Last week we unpacked how Sen. Tim Scott’s (R-SC) dodgy messaging on abortion in New Hampshire and Iowa during his soft launch of a possible 2024 campaign was emblematic of the omnipresent issue the Republican Party faces: that it has no idea how to message where it stands on the issue to a national audience.
Republican strategists both publicly and privately have been sounding the alarm for weeks, urging the party to figure out how to coalesce behind specific messaging. Some have suggested coalescing behind Sen. Lindsey Graham’s (R-SC) proposed 15-week ban as a policy supposedly moderate enough to fly in the 2024 general election, particularly among independent voters who have voted with Democrats on the issue in recent elections.
Strategists tied to 2024 campaigns are also, reportedly, aware of the position Republicans find themselves in, at a moment when their most vocal contingent of voters wants them to build upon the Dobbs‘ success, but the majority of Americans are in favor of some sort of legal access to the procedure. Per the Associated Press:
Privately, at least, strategists involved with Republican presidential campaigns concede that the GOP is on the wrong side of the debate as it currently stands.
Not only has polling remained solid in showing the majority of Americans think abortion should be legal, but Democrats have also managed to succeed electorally repeatedly in recent months by putting the issue of abortion access front and center, from keeping the Senate to winning control of the Wisconsin Supreme Court earlier this month.
In recent days, another Republican, New Hampshire Gov. Chris Sununu (who has described himself as pro-choice), very plainly laid out the stakes:
“Any conversation about banning abortion or limiting it nationwide is an electoral disaster for the Republicans,” he said.
“The Republican Party has an inability to move off this issue in a way that doesn’t scare the heck out the average voter, the independent voter, the younger generation of voters,” Sununu continued. “These guys keep pushing themselves deeper and deeper into an ultra-right base that really does not define the bulk of the Republican Party.”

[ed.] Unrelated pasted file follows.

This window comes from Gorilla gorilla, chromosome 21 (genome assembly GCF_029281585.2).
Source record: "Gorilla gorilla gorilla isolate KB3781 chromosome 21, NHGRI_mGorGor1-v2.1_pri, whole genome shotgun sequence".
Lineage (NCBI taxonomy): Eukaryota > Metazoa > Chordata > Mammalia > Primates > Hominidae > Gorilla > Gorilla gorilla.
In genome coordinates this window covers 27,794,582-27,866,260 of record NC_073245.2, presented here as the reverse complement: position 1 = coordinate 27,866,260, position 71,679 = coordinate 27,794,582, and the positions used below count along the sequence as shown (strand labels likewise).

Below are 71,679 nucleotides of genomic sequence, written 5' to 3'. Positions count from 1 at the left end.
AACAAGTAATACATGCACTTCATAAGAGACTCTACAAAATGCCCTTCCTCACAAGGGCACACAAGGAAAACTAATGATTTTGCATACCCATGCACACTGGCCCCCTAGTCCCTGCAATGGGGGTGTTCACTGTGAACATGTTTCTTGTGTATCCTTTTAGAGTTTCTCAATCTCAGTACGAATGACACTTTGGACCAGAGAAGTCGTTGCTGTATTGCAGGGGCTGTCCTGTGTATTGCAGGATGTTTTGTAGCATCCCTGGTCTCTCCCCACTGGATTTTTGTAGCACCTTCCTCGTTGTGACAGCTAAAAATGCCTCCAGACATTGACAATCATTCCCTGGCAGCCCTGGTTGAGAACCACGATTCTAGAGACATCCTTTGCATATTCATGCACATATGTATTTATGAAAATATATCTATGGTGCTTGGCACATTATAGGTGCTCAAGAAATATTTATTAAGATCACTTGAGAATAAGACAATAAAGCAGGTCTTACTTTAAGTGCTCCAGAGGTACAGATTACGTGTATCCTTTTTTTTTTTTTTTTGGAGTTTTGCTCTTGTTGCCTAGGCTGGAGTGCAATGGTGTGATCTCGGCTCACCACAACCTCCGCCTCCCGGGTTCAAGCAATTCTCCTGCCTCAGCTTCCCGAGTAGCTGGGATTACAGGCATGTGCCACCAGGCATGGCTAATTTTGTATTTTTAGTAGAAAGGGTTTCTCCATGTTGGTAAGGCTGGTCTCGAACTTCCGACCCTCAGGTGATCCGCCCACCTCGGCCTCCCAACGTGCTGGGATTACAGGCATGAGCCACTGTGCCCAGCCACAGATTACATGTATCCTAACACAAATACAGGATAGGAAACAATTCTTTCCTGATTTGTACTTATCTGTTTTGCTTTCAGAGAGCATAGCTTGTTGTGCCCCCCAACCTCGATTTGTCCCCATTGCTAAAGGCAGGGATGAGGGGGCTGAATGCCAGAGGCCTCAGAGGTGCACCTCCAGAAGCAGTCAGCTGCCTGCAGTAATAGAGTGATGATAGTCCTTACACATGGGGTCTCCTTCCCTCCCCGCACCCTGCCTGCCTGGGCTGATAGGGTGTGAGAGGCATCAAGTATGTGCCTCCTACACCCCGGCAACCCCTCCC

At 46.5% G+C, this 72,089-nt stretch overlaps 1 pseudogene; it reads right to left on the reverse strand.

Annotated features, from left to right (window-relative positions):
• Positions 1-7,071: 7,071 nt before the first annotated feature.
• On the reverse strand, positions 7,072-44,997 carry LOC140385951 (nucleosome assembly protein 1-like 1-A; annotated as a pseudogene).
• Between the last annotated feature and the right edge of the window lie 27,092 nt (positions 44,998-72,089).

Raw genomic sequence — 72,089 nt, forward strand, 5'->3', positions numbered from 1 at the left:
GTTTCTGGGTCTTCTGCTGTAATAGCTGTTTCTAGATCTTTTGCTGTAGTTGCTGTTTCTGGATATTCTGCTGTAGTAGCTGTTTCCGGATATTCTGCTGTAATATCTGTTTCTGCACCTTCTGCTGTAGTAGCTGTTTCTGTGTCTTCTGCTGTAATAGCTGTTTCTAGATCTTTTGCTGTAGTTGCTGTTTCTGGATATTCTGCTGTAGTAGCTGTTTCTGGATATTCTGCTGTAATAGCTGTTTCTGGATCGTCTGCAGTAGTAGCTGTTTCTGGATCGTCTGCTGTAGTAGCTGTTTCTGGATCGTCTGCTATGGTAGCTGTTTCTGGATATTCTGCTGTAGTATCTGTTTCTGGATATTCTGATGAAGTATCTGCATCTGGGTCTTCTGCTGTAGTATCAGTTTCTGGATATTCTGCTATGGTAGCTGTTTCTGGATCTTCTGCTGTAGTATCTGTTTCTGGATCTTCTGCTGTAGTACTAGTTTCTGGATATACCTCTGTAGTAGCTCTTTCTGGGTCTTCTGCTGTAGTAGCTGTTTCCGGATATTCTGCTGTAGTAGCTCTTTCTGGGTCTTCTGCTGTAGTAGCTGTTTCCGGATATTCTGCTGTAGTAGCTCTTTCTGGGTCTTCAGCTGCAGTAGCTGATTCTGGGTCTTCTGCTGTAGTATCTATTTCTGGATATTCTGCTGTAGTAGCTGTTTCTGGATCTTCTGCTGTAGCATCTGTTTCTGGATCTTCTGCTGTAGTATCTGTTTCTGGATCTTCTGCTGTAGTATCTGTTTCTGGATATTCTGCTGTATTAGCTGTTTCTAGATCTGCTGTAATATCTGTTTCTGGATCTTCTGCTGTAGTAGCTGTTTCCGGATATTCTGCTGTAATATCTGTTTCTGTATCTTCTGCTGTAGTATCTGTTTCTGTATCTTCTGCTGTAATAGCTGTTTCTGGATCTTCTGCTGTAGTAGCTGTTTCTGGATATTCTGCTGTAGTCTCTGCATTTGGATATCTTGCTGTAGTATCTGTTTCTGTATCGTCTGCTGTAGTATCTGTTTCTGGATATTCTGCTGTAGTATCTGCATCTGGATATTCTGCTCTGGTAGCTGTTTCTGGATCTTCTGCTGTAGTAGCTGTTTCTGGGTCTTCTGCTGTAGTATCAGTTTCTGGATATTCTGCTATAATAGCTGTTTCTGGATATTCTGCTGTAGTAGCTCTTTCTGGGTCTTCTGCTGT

This all comes after a major GOP donor’s allergic reaction to Gov. Ron DeSantis’ six-week abortion ban in Florida made clear that the governor’s embrace of such an extreme position — which is unpopular in Florida, though potentially helpful in setting him apart from others in the 2024 primaries — will only hurt him in the general.
DeSantis’ own public promo surrounding the law’s passage makes it clear he is at least tangentially aware of the potential for blowback. When DeSantis signed his state’s 15-week ban into law a year ago, he did so with much fanfare. The event was televised as DeSantis, flanked by lawmakers and children with pro-life signs, signed the bill into law to jubilant applause.
When he signed the six-week ban into law last week, he did so in private and his office put out a late-night press release to mark the historic ban. When speaking to one of the friendliest groups imaginable to hype such an occasion the next day at Liberty University, he didn’t even bring it up.
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